The recent emergence of artificial intelligence-based technology has prompted serious concerns about the future integrity of recordings. Attorneys must think critically about standards for authenticating audio and video evidence as well as legislative and regulatory safeguards to discourage pervasive manipulation and forgery, says Jonathan Mraunac of Ogletree Deakins Nash Smoak & Stewart PC.
The business of building and selling regional jet airliners has become an all-out battleground, with Boeing, Embraer, Bombardier, Airbus and Mitsubishi fighting for contracts worth billions of dollars and tens of thousands of jobs. The Trump administration's aggressive trade policies have added more uncertainty to the mix, says retired attorney and private pilot Alan Hoffman.
Following a U.S. State Department advisory this week, companies conducting business abroad — particularly in the technology, medical and life sciences industries — should watch out for several areas of heightened risk that may have a nexus to North Korea, say attorneys with Orrick Herrington & Sutcliffe LLP.
While I read with interest Law360's report analyzing the top 20 global law firms of 2018, I also noticed it doesn't tell the whole story. Global networks of independent law firms compare favorably with multinational firms in terms of geographic coverage, legal expertise, and awareness of local cultures and customs, says Glenn Cunningham of Interlaw Ltd.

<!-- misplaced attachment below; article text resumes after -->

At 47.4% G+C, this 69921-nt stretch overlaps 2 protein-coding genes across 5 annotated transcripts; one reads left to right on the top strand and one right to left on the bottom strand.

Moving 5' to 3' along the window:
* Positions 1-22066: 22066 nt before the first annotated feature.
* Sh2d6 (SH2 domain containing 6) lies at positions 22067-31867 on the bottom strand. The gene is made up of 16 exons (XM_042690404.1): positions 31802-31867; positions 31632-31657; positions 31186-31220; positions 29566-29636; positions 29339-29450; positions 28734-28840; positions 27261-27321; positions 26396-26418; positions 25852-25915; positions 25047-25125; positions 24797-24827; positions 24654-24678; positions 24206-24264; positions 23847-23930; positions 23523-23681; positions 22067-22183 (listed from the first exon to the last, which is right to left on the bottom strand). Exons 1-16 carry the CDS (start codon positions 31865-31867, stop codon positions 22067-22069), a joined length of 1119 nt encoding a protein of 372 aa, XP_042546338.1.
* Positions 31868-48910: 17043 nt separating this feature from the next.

Less than three weeks after the U.S. Supreme Court decided Lucia v. Securities and Exchange Commission, President Donald Trump signed an executive order applying the court’s rationale in Lucia to the hiring — and firing — of all administrative law judges in the federal government, making them entirely beholden to the heads of their agencies or the president for their jobs, says Brian Casey of Barnes & Thornburg LLP.
Attorney Randy Maniloff recently sat down with former Sen. Christopher Dodd at his new office at Arnold & Porter in Washington, D.C. The goal? To discover things we might not know about the author of some of the most important legislation of the last few decades.
While Senate hearings on the nomination of Brett Kavanaugh to the U.S. Supreme Court will draw much attention during July, Congress remains very busy with fiscal year 2019 appropriations bills. The chambers may go to conference this month on the first of several appropriations "minibuses," says Layth Elhassani of Covington & Burling LLP.